Every month, we invite a new artist to take the ThinkNW logo and make it their own. We asked John Mujica, a freelancer (who designs under the name Johnny Xerox) and a full-time Graphic Design Instructor at Spokane Falls Community College, for his take on the September logo.
He describes himself as a “perfectly imperfect and creatively adorned mark maker, typographer, designer, and educator who thrives on using all experiences, both good and bad, as a pathway to learn, share with others, and make an impact in the communities I serve.”
How did you initially want to approach your interpretation of the ThinkNW logo? What were your thoughts and inspiration?
I wanted to use my love for typography and logo design to create a visual that was somewhat quirky and aesthetically pleasing to the eye, yet readable. The typographically driven solution I created is solid in my eyes. My inspiration came from the unique type of designs of designers past. Saul Bass comes to mind, as I love how his type was playful yet readable and professional.
How did the direction in designing the ThinkNW logo evolve/change over time?
Originally, I wanted to create a typographical treatment that emphasized my love for blackletter type, but slowly realized it was too dark and that I wanted to really get to the heart of what the Northwest is about; a fun and forested place where we can all enjoy and recharge.
What are some of the specific elements in the ThinkNW logo design that you feel are unique/cool/fun (i.e., palette, illustration, overall style)?
I tried to integrate both typography and object into one unique whole. I chose to use the expanded name of “ThinkNW” into “Think Northwest” to be more playful with my type solution. The type and readability were more important than the elements within the piece but were still enough to emphasize the readability of the name vs. the element. I chose a modern monoline tree as the iconic element that represents the Northwest and created a pattern that would increase the integrity of the “brand.” For the colors, I wanted to have something that was vibrant.
When did you know that art was something that you wanted to pursue?
As a young and rebellious adolescent growing up in the subcultures of punk rock and skateboarding, I knew that I wanted to do something that showcased my skill through “commercial art” that also allowed me to express myself through type and illustration. It all started through hand-designing t-shirts and flyers/posters for friends’ bands and grew from there.
What are your biggest inspirations in your art (i.e., people, places, things)?
Sharing my passions with others and inspiring them to do the same has become key to my artistic, personal, and professional growth. I believe everyone is worth having them built up, and I want to set an example and encourage others to give back to the community and themselves.
Professionally, logo design has always been a passion, and I had followed the LogoLounge publication since I was a student. So, my biggest inspiration was meeting and befriending Bill Gardner of Gardner Design and LogoLounge. He was the keynote Collective Campout, an event I co-founded with my friend Jennifer Fanto, where I led the creative and art direction for four years. Bill is the most sincere person, always provides time for people, and will openly share his many years of wisdom with others. Since then, I’ve relied on him for motivation and advice about stepping into teaching. His words have been a comfort, and the reassurance he provided still helps me to this day. He has also spoken at club events for the program I teach and helped introduce a recent graduate who moved to Kansas to the market in Wichita. Great guy.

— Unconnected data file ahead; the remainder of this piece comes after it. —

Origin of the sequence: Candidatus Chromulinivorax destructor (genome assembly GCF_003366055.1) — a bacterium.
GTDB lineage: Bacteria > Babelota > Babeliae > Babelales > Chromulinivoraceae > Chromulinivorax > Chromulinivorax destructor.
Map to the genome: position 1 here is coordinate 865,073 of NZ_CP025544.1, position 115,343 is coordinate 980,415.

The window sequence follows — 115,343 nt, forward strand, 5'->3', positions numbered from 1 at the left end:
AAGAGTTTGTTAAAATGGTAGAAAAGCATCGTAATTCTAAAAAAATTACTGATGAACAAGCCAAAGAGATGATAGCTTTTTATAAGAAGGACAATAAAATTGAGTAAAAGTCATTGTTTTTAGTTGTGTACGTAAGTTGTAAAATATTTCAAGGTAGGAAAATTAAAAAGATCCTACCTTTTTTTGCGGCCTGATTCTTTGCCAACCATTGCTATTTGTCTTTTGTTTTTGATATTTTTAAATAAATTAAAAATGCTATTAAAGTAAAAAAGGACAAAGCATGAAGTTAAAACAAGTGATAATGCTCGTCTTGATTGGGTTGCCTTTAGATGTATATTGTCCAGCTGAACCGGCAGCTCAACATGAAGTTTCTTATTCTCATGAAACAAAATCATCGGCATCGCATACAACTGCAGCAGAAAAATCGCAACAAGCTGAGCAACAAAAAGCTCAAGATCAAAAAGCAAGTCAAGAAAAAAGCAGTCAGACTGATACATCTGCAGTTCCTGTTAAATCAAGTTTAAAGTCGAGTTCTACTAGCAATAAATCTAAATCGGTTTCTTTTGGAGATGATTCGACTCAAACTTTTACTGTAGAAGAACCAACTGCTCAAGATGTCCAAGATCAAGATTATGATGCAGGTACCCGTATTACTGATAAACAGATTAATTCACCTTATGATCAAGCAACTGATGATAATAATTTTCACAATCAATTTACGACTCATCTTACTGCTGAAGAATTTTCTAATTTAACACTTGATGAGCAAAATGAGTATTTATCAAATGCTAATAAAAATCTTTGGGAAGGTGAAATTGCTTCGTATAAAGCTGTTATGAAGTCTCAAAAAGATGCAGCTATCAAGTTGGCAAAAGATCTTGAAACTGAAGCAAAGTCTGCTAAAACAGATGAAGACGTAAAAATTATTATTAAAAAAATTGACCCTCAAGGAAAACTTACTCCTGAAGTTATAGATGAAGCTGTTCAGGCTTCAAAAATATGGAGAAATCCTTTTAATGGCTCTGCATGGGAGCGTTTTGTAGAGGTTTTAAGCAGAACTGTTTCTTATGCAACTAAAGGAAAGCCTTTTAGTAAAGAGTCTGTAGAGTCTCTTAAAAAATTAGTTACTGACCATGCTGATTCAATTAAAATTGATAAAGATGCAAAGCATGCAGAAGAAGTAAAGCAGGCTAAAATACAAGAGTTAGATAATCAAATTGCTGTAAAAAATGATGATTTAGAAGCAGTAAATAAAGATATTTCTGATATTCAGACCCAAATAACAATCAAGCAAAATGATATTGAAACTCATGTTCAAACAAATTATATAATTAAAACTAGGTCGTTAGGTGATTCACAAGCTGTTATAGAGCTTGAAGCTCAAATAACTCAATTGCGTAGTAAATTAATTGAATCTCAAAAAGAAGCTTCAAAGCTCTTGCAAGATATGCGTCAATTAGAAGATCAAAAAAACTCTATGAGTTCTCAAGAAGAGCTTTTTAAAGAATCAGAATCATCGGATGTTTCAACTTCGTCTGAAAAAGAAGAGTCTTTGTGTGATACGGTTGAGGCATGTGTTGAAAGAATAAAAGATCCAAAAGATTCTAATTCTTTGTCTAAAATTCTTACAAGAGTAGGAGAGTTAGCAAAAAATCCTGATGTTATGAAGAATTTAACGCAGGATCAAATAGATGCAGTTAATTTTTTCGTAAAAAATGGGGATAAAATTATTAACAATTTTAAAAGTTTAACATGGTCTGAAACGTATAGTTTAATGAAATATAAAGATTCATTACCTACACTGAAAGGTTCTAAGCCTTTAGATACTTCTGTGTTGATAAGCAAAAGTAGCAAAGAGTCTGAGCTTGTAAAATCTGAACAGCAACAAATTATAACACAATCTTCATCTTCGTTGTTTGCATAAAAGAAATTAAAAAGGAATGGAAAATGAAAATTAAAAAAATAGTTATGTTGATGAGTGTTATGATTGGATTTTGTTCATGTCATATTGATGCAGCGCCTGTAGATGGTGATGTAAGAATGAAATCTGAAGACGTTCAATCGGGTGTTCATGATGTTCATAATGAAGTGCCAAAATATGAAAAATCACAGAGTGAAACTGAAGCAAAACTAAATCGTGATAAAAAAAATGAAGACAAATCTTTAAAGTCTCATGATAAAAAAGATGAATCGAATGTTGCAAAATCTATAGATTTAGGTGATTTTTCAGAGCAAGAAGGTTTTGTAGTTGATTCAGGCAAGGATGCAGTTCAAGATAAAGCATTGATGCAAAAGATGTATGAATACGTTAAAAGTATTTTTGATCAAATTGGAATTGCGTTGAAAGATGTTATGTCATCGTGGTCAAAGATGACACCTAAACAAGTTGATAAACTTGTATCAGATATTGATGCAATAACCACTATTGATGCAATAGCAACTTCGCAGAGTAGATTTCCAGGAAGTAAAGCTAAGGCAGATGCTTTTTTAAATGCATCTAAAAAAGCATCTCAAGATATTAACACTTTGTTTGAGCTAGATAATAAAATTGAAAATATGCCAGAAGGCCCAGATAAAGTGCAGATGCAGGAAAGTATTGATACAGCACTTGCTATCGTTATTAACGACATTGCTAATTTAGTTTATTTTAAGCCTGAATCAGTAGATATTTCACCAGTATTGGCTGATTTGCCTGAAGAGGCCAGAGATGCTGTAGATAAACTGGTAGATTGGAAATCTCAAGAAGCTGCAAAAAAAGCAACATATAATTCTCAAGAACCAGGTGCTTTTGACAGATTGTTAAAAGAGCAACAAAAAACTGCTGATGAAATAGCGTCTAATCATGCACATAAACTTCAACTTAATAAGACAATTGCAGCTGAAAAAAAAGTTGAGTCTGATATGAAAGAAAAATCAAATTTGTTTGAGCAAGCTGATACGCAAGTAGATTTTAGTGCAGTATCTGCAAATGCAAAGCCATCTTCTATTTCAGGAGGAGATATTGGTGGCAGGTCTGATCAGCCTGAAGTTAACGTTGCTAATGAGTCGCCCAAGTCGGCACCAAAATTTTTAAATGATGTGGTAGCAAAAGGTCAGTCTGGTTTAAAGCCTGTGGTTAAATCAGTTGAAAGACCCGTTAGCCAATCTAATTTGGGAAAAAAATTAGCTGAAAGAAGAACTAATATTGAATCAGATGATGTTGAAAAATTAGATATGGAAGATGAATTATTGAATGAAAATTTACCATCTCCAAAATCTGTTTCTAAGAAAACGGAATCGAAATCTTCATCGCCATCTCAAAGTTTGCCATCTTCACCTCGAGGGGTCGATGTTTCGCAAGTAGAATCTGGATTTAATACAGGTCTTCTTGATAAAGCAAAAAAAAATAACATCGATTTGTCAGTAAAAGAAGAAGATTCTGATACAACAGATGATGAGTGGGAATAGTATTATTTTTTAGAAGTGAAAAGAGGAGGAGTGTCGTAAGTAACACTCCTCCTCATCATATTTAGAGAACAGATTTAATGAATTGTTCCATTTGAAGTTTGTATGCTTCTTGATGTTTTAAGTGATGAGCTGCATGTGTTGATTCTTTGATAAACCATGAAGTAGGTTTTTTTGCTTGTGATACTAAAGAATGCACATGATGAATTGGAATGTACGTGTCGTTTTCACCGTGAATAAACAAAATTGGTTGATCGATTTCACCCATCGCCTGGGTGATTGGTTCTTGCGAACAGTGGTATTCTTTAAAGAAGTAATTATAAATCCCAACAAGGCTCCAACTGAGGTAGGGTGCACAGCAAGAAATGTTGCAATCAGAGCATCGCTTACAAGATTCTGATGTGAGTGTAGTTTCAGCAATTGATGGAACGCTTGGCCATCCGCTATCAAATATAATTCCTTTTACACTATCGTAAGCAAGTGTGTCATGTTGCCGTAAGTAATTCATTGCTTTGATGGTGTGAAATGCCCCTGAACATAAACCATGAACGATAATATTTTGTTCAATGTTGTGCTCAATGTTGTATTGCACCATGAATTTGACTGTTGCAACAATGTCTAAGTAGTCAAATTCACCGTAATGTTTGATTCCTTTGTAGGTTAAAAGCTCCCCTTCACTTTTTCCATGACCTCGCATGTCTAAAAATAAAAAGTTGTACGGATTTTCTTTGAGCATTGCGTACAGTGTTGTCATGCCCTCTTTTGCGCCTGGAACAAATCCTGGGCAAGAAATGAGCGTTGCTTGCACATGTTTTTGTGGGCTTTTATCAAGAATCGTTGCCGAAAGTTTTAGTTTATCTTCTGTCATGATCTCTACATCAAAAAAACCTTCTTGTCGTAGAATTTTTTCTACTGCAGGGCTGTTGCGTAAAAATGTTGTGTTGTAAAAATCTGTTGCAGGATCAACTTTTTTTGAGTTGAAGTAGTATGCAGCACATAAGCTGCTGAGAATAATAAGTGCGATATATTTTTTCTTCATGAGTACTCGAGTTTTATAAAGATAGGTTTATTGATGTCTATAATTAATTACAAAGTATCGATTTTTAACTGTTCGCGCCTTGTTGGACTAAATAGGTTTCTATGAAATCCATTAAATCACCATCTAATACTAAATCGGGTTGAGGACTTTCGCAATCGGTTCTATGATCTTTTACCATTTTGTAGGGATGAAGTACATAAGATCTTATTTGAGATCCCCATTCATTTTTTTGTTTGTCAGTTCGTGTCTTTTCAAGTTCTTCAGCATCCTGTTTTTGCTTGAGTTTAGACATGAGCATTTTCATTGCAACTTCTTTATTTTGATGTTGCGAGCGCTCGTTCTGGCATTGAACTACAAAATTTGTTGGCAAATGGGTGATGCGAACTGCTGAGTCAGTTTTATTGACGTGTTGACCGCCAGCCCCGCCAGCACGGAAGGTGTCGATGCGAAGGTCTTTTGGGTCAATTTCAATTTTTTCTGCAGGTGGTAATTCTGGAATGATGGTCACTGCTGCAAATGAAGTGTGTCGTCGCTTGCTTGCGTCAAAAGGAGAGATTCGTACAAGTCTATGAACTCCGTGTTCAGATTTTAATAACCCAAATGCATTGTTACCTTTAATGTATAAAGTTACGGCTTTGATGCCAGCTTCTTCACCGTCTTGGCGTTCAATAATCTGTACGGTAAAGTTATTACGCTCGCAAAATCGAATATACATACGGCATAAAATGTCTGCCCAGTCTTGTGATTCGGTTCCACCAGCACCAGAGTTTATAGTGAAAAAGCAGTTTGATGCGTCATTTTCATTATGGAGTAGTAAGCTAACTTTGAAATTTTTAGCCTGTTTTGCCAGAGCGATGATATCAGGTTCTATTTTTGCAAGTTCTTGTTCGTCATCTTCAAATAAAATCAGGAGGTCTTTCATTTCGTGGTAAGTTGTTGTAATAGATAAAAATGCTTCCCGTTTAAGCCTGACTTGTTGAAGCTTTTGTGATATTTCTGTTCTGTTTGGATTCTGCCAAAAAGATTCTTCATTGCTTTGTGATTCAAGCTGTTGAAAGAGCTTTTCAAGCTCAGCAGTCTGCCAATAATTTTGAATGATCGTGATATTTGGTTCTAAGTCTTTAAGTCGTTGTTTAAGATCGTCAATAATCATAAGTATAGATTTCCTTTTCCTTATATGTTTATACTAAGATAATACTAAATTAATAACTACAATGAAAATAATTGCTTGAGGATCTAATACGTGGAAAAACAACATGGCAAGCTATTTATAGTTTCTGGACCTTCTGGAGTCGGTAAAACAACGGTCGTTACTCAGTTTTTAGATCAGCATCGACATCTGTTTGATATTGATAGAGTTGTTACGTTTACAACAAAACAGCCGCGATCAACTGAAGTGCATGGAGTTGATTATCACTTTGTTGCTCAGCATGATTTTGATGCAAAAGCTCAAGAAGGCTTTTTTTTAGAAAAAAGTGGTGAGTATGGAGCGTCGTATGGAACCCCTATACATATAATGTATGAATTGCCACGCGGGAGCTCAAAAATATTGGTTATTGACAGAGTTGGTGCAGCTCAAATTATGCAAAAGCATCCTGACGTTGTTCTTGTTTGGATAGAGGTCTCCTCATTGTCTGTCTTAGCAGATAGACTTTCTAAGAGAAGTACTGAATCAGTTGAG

Places? Give me any beach, and I’m at home. I had the pleasure of living in La Maddalena on the Sardinian Islands of Italy for four years when I was in the Navy. We would practically live on the beach some of those days. But for some reason, something is energizing about the sand, the sun, and the sound of the ocean.
As for “things,” I would say the old ephemeral type design and printed material of years past. I love the history behind it, the thought and craftsmanship that went into making it, and how it relates to my time now. People have come and gone; our time here is short, so we need to make the best of it. If we fail one day, that’s okay; we also have tomorrow to try again.
But by far, my biggest inspiration would have to be my children. They bring the greatest joy to my life and motivate and push me to be someone I never thought I could be. Ultimately, I want to set a standard for them and my students that even though life may not be ideal, we can make a difference. I always say I don’t expect perfection, I expect effort.
Do you think that you have a style? If so, how would you describe it? If not, why is that? Y
es and no. I’m mostly known for my logos and typography, but I would like to think I am a versatile type designer who can adapt to any environment and any client I may work with. I don’t know if that is traditionally acceptable or not, but I take it anyway.
What is most important to you when expressing your art?
Perseverance. This applies to life as well. If you get stuck, don’t like it, or question everything, don’t be discouraged. Do what you need to get past the challenge. Get feedback from others, don’t dwell or talk negatively about it, and find ways to persevere through it. It builds character and wisdom.
Where do you feel your art is going next?
Hopefully, into the hearts and minds of my children, my students, or the community I serve.
Learn more about John Mujica and his work: